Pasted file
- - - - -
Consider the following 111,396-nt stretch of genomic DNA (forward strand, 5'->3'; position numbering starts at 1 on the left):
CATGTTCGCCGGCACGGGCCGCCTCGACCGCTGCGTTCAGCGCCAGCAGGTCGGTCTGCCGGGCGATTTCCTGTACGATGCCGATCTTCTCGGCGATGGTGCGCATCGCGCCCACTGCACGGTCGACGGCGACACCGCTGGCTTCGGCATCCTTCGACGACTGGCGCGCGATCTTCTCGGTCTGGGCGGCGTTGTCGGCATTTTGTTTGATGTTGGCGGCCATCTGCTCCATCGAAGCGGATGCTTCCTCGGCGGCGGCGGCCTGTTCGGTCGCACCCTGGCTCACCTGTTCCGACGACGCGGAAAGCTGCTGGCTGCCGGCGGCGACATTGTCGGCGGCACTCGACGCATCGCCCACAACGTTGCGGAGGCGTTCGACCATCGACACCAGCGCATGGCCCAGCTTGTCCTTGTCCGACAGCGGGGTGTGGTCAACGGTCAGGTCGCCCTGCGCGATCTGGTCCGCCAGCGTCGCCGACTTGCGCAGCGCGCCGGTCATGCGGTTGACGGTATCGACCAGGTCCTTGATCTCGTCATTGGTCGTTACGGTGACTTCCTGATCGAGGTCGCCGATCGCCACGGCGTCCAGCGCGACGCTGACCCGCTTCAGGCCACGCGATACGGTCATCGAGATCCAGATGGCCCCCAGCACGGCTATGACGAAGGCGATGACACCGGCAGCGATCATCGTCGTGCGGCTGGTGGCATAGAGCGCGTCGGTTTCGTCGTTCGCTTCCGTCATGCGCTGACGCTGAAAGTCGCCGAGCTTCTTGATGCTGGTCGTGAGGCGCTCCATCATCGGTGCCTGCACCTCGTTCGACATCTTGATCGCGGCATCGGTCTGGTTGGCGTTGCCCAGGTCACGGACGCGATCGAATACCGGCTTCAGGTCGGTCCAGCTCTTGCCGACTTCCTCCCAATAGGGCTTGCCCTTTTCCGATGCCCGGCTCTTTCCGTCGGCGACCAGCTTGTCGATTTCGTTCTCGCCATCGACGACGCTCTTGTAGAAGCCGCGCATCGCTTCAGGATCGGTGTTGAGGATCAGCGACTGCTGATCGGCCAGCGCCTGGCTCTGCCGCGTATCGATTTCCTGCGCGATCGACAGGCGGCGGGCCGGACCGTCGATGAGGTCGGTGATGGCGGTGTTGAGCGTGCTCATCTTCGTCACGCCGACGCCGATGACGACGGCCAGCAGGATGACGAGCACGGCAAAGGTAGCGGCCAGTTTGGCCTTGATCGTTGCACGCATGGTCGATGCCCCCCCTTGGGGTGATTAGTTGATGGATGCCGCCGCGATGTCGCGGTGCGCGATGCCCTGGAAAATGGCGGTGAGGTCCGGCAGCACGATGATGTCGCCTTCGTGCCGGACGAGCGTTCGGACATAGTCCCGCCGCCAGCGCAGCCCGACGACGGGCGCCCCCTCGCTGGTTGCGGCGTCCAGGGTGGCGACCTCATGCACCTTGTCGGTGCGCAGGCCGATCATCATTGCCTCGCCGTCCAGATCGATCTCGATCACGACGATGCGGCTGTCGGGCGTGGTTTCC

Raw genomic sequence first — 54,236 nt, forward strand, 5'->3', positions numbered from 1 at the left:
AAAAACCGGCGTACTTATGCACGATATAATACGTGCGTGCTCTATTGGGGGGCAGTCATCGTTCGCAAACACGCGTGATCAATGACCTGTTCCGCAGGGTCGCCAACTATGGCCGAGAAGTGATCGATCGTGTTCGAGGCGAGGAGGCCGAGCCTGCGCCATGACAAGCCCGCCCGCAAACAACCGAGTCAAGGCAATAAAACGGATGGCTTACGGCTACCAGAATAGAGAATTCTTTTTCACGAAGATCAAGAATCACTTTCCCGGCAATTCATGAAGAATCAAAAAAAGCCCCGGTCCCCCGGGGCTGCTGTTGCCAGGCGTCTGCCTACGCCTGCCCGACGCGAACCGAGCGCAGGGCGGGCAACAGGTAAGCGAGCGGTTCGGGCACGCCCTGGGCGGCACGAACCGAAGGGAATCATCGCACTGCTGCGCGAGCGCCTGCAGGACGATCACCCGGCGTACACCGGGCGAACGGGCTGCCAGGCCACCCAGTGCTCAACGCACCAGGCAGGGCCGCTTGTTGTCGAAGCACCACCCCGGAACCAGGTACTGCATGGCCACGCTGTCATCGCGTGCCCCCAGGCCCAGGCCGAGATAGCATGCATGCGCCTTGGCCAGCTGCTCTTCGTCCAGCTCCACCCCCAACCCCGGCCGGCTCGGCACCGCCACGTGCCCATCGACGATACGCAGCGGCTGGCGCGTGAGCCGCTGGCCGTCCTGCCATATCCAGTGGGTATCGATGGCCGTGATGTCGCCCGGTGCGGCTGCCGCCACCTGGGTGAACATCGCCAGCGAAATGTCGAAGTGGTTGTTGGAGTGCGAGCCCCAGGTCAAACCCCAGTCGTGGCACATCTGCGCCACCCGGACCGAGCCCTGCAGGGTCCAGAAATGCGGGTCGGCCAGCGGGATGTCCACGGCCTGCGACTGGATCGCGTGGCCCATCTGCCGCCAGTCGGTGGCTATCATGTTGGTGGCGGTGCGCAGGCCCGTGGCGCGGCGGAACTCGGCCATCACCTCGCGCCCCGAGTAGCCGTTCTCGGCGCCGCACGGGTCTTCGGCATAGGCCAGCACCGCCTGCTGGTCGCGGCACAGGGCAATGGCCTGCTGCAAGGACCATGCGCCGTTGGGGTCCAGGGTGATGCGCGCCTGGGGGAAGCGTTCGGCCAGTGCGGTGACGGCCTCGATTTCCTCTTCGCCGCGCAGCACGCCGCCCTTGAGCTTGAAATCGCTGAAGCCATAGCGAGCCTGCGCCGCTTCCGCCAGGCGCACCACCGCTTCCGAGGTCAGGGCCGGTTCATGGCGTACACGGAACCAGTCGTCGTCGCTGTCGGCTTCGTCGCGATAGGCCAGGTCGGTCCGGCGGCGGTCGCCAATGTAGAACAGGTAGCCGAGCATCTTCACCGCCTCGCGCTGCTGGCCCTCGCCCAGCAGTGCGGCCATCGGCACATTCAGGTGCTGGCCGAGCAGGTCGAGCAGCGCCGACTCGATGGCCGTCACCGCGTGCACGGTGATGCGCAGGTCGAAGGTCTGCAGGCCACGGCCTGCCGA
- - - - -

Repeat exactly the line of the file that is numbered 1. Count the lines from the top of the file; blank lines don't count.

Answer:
Consider the following 111,396-nt stretch of genomic DNA (forward strand, 5'->3'; position numbering starts at 1 on the left):